Courtney Beck
4 months ago

Thanks for reading Crystal! Would be interesting to consider/know how the church might help its parishioners learn the Bible in a more formative way. As mentioned, I attended 15 years of Catholic school and didn't learn half of what I've learned in Protestant denominations in a shorter amount of time. This is a huge invitation for Catholics in my estimation.

Joseph Dalelio
4 months 2 weeks ago

The sad fact is many bishops and priests do not catechize and teach Catholic history or doctrine as well as apologetics. That's why so many Catholics are cannon fodder for fundamentalists, Pentecostals, Jehovah's witnesses and Latter day saints.

Al Cannistraro
4 months 1 week ago

"My personal understanding of the divine that took root in Catholic churches and Catholic schools never allowed me to jump off the deep end when things got complicated. I have had my share of disenchantment. Yet I have always sensed that, given enough time, God would show himself and his purposes once the smoke cleared."

I hate seeing the rich legacy of Roman Catholicism apparently going down the fundamentalist tubes.

Countering my own disillusionment over much of the theology based on the many questionable historical "facts" asserted by Roman Catholicism (and Christianity generally), are the broader metaphysical perspectives of philosopher Bernardo Kastrup and silenced bible scholar Thomas L. Brodie.

Stepping back and taking a broader perspective is keeping me on on the same spiritual path I started on as a child, even if I am no longer "faithful" in the conventional sense of the word.

Robert Lewis
4 months 1 week ago

Don't worry, then, because, if what you have written is true, you are still part of "the Body of Christ." The fact that you read at this website is indicative of it.

Al Cannistraro
4 months 1 week ago

Thanks much for your generous comment.

Bill McGarvey
4 months 1 week ago

Thank you for this great piece. Loved this line in particular "...there can be an idolatry of knowledge within Protestantism that causes deep pain when there are no easy answers. For all the benefits I have been afforded in Protestant churches, I, too, find that a death grip on sola scriptura and the black-and-white truth can lead to a quick and spiritually deadly disintegration when the way forward is messy and unclear."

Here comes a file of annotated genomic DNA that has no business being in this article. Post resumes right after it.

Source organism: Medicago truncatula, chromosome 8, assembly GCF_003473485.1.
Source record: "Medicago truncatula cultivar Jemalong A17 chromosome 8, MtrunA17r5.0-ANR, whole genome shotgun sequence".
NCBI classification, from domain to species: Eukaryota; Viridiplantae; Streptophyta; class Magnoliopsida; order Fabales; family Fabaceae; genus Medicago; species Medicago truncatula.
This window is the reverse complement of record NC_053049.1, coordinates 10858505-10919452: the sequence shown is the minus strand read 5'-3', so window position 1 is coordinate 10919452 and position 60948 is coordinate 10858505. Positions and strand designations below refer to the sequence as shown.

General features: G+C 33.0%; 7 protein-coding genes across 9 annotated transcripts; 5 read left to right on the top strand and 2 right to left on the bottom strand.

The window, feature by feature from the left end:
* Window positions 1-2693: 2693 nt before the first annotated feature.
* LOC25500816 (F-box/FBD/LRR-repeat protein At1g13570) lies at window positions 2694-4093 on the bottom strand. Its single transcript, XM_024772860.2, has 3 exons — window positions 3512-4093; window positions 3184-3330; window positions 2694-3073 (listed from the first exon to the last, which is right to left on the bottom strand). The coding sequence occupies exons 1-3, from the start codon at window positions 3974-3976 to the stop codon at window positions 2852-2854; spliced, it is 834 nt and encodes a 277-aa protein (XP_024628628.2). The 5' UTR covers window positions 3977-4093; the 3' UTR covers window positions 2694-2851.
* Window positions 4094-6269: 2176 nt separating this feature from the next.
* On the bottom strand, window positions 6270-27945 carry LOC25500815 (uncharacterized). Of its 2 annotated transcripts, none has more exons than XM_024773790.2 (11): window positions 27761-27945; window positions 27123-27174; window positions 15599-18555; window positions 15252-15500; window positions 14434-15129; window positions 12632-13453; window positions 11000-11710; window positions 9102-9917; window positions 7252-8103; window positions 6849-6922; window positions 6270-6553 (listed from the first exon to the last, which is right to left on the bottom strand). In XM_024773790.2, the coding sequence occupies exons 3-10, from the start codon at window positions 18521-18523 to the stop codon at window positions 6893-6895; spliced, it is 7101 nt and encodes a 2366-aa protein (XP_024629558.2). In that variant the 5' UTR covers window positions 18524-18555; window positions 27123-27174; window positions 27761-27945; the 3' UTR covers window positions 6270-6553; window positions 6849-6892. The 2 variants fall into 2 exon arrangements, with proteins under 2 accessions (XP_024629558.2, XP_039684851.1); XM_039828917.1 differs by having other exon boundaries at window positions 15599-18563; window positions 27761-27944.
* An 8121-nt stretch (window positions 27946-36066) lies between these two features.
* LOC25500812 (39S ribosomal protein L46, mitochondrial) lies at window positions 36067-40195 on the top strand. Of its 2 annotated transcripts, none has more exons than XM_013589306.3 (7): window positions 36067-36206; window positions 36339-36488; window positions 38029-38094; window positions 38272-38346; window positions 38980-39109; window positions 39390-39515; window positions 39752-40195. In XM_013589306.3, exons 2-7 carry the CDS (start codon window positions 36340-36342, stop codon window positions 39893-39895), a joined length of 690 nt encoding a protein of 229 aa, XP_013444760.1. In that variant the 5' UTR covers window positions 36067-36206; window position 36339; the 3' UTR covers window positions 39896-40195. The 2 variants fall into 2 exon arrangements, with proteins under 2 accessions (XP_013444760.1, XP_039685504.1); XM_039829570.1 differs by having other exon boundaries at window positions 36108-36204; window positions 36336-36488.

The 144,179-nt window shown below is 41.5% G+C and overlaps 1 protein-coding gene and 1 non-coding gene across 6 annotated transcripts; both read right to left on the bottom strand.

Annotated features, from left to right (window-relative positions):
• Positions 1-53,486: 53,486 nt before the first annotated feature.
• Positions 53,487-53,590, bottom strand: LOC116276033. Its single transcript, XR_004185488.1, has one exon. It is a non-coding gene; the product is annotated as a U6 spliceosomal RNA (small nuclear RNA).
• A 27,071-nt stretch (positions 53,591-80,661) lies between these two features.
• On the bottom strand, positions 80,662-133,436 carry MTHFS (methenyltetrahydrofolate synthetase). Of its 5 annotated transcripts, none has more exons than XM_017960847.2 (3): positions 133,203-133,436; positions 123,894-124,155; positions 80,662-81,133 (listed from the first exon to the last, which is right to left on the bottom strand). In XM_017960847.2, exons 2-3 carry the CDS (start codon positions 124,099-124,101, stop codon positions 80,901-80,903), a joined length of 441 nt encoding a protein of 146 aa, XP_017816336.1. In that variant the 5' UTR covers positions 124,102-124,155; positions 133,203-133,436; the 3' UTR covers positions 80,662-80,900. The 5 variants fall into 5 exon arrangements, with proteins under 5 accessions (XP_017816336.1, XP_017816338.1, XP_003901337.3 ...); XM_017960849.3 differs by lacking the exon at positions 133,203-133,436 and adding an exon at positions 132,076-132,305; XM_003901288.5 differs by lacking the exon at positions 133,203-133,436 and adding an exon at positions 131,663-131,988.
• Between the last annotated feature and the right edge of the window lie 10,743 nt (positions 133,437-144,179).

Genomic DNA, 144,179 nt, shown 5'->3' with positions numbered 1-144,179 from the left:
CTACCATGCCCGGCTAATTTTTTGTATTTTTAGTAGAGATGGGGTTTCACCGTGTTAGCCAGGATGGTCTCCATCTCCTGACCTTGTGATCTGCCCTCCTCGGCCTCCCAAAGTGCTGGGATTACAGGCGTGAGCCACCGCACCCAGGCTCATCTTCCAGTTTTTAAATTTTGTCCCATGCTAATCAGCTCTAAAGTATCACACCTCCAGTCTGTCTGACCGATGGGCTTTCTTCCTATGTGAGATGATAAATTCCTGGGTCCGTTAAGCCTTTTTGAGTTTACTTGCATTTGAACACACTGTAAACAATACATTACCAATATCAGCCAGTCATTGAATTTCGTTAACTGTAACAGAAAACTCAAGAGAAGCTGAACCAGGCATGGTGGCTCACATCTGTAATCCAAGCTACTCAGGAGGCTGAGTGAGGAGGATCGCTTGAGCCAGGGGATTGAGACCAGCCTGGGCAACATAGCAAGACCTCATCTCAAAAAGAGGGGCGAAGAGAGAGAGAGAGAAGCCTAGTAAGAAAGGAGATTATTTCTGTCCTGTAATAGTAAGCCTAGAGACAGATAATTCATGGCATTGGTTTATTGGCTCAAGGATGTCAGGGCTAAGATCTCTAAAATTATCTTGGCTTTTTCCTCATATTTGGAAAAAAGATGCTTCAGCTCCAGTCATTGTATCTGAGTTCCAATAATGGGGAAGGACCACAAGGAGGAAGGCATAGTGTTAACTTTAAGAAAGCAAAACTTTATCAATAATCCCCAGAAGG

You really capture the nuances of a pilgrim faith.

Courtney Beck
4 months ago

Thanks for reading Bill. I have been surrounded by pilgrim believers for my entire life and have had incredible mentors. A gift from God, to be sure.

Alan Johnstone
4 months ago

I hope the reference to the Jesuit poet was not indirectly saying that you have realised that when confronted with paradox or contradiction in thinking and talking about reality you now pass over it as sufficiently true if thought of as poetic.

I will guess that the man who fell into atheism was most troubled by the error that science and Catholic faith cannot both be true at the same time.

First, modern science developed in Christendom starting about half a millennium ago and arrived and thrived amongst faithful believing Christians; it is NOT the fruit of the "enlightenment".

Highly qualified scientists of many denominations of Christianity have no problem accepting that although the bible is not a scientific textbook, it describes the creation of the universe and the commencement of life in ways perfectly in line with the best of 21st century physics and biology.
Language scholars and experts are no less daunted by the bible content to do with genealogy and relationships, archaeologists are finding the remnants of peoples and centres of culture and historical monuments previously claimed to have been absent by atheist predecessors.

Science DOES NOT disprove Biblical revelation.

We must teach this to our children in season and out of season.

Courtney Beck
4 months ago

Thanks for reading Alan, and I agree. The doctorate that Andy received while we lived in Texas was in experimental pathology. We are both pro science and pro religion in our household and look forward to sharing this viewpoint with our kids.